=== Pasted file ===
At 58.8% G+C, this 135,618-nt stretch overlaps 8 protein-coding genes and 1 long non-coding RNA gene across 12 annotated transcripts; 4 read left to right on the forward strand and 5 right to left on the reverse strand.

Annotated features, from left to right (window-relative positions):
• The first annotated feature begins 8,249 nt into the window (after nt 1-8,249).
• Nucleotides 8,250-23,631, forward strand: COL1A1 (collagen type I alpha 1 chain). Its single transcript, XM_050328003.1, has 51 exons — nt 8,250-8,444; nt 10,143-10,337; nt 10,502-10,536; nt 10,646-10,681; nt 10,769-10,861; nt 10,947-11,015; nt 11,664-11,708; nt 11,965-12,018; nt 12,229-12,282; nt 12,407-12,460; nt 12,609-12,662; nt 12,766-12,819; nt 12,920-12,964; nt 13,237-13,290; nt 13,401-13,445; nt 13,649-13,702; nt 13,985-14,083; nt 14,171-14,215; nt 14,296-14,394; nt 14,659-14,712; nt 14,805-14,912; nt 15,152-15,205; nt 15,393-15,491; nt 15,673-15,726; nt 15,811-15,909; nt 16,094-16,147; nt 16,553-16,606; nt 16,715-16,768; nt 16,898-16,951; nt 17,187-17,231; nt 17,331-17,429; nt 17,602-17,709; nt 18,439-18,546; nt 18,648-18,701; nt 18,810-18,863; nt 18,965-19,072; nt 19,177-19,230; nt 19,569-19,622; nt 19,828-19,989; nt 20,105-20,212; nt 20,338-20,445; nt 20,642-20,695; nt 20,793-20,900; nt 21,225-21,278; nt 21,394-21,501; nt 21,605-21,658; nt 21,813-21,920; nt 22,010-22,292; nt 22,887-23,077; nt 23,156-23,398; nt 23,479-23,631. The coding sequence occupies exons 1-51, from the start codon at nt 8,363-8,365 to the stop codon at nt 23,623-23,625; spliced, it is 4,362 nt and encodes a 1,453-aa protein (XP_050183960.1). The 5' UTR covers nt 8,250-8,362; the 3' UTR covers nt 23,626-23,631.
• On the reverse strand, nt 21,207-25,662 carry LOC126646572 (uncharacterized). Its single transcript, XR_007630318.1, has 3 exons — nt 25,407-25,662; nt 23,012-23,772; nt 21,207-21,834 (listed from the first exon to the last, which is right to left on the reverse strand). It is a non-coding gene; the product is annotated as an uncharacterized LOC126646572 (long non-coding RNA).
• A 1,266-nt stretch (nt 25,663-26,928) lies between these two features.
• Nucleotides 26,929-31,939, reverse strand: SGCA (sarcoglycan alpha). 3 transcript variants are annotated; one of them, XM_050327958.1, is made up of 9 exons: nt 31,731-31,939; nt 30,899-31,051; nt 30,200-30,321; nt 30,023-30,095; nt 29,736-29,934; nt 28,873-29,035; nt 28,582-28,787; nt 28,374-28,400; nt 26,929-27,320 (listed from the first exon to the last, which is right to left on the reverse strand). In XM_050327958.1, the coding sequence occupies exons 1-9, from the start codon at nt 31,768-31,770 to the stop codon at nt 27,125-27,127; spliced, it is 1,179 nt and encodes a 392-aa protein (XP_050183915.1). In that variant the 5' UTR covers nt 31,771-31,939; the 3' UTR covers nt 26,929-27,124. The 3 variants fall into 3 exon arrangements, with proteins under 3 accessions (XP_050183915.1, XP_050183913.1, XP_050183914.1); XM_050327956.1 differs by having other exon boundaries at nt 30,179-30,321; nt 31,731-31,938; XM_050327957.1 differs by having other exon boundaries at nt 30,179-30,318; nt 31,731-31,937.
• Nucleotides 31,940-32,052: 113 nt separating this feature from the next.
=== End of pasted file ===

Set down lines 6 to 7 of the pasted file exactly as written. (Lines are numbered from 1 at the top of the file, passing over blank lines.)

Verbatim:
• A 1,266-nt stretch (nt 25,663-26,928) lies between these two features.
• Nucleotides 26,929-31,939, reverse strand: SGCA (sarcoglycan alpha). 3 transcript variants are annotated; one of them, XM_050327958.1, is made up of 9 exons: nt 31,731-31,939; nt 30,899-31,051; nt 30,200-30,321; nt 30,023-30,095; nt 29,736-29,934; nt 28,873-29,035; nt 28,582-28,787; nt 28,374-28,400; nt 26,929-27,320 (listed from the first exon to the last, which is right to left on the reverse strand). In XM_050327958.1, the coding sequence occupies exons 1-9, from the start codon at nt 31,768-31,770 to the stop codon at nt 27,125-27,127; spliced, it is 1,179 nt and encodes a 392-aa protein (XP_050183915.1). In that variant the 5' UTR covers nt 31,771-31,939; the 3' UTR covers nt 26,929-27,124. The 3 variants fall into 3 exon arrangements, with proteins under 3 accessions (XP_050183915.1, XP_050183913.1, XP_050183914.1); XM_050327956.1 differs by having other exon boundaries at nt 30,179-30,321; nt 31,731-31,938; XM_050327957.1 differs by having other exon boundaries at nt 30,179-30,318; nt 31,731-31,937.